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Avoid Norovirus while Backpacking: Tips and Precautions

Norovirus often occurs in backpacker hostels

Norovirus is a highly contagious virus that causes inflammation in your stomach and intestines, also known as gastroenteritis. The most common symptoms of norovirus are diarrhea, vomiting, nausea, and stomach cramps. There are periodic Norovirus outbreaks on long-distance hiking trails, at shelters, and trail cabins or hostels where hikers congregate.

Norovirus is highly contagious and spreads easily through contaminated food, in water sources, touching contaminated surfaces, or by close contact with an infected person. Anyone can get infected with norovirus, and you can get sick multiple times in your lifetime because there are many different strains.

Here’s how to minimize your chances of getting norovirus on a backpacking trip:

  • Handwashing with soap and water is crucial: Forget relying solely on hand sanitizer for norovirus. Wash your hands thoroughly with soap and water for at least 20 seconds after using the bathroom, before preparing or eating food, and whenever your hands get dirty. Sing the alphabet while you wash your hands. When backpacking, the most convenient form of soap to carry is Sea-to-Summit soap sheets. They’re better than carrying liquid soap like Dr Bronners because they won’t leak in your backpack and you can bring them on airplanes.
  • Water treatment beyond filters: Norovirus can be present in water, particularly natural water sources, if they’re shared by many hikers like the pool at a spring. While filtration helps, consider using UV light, like a Steripen Ultra, or chemical Katadyn Micropur Chlorine Dioxide tablets to ensure comprehensive purification.
  • Backcountry hygiene matters: Practice good bathroom etiquette by burying waste far away from campsites and water sources with a backcountry trowel. Don’t share personal items like utensils or water bottles with others and don’t put your hand in somebody else’s gorp bag, even when offered.
  • Skip the handshake: A friendly wave or fist bump is a great way to greet fellow backpackers and avoid spreading germs. Don’t drink from the same bottle and skip that shared toke.
  • Consider timing your trip: Norovirus outbreaks are more common during peak hiking seasons. If possible, choose less crowded times to reduce your risk of encountering the virus from others 

Be vigilant. Contracting a case of Norovirus will ruin your day – several days in fact, and it’s worth making the extra effort to avoid it.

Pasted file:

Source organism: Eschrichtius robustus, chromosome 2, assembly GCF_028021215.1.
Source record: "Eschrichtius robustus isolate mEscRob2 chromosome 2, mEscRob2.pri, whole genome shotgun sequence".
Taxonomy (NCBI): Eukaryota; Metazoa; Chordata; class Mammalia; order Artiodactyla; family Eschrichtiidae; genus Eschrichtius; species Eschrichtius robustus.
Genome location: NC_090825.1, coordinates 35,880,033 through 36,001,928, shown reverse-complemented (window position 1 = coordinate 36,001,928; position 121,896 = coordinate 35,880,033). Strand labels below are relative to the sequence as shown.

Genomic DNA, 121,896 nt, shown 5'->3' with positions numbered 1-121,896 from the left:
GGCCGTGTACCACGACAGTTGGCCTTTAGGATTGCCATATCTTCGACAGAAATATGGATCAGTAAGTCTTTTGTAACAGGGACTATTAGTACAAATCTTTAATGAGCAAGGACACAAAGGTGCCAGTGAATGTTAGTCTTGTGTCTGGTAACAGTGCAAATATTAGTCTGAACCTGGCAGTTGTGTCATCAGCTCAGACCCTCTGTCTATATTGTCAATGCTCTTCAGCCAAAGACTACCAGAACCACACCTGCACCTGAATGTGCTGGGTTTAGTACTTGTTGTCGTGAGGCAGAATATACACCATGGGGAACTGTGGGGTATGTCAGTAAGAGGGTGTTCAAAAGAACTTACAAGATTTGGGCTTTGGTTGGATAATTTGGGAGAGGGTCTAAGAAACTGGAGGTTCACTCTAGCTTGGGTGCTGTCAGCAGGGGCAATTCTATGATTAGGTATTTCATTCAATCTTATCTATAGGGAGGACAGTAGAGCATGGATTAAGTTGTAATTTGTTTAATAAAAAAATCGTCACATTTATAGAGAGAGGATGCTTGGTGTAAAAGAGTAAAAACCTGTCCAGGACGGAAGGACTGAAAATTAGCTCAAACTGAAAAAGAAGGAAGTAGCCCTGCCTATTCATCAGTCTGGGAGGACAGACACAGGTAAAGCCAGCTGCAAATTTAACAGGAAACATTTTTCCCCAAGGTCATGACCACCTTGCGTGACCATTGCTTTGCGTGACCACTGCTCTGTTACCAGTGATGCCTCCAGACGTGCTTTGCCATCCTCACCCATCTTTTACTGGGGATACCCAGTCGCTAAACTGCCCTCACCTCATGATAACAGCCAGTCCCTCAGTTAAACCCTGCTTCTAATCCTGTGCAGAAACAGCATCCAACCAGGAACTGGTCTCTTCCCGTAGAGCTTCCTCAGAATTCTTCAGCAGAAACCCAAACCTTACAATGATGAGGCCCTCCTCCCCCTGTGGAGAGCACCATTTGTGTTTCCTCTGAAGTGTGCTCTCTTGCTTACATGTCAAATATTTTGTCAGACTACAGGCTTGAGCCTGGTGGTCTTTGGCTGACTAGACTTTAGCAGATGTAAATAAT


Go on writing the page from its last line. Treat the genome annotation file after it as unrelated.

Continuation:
By following these precautions, you’ll be on your way to a happy and healthy backpacking adventure!

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  1. Consider adding Oral Rehydration Salts to your first aid kit. Obviously not a preventative item but it may help weather the storm

  2. Washing your hands with soap 20+ minutes is not sufficient. Minimum a minute, better 2, warm water if possible.
    Hand desinfectives – if used – need to be used at least 1.5 minutes, so hands need to be wetted mor than once. No jewelry, clean fingernails all around. I strongly suggest using them if available.
    Remember aerosoles of people vomiting in a room are transmitters for up to 4 hrs. in a room. Open windows.

    • But this is the outdoors not a surgical prep room.

      • But being outdoors doesn’t annihilate scientific facts.

        You didn’t mention aerosoles (tent, shelter).
        20 sec of washing hands with soap: with Noro almost nothing. I suggest at least 2 min.
        Not encouraging disinfection: long disinfection (1.5 min) is the only almost reliable method.
        Plus no physical contact as most effective method (realistic?).

        Sorry. If you write about a topic you don’t know too much about, you will have remarks.
        To my believe people should know the full story and then you can describe your solution in the outdoor situation. Simply stating the obvious is not enough when giving advice.

        No offense, just clarity.

        • Thank you for your comment. Yes I believe simple avoidance to be very effective. You don’t have to put your hand in someone elses food back or sleep in a hostel when NORO’s in town.

  3. Great reminder!

    A couple questions:

    There were a few famous outbreaks on the southern AT in the past couple months. Have you heard anything about the virus following the hiker trash north?

    Your article includes a picture of the Lakes of the Clouds Hut. Have there been outbreaks in the huts or shelters in NH?

    Thanks, and keep it up! Have fun in Scotland

  4. Several well known YouTubers like to spread the false message that soap isn’t needed, even after a bowel movement. I always want to ask them if they would care if their surgeon washes his/her hands or not, before operating.

    • Wouldn’t know, I don’t watch TV. But I suspect it’s more a matter of hygiene than necessity if it’s your poo. Whatever nastiness is in your poo is already in your body and you’re probably immune to it. The reason to wash is when you come into contact with nastys like noro or giardia that you’re not immune too.

  5. How long does it take to kill Norovirus with Micropur tablets? I know it depends on water temperature and turbidity, but generally speaking, how long?

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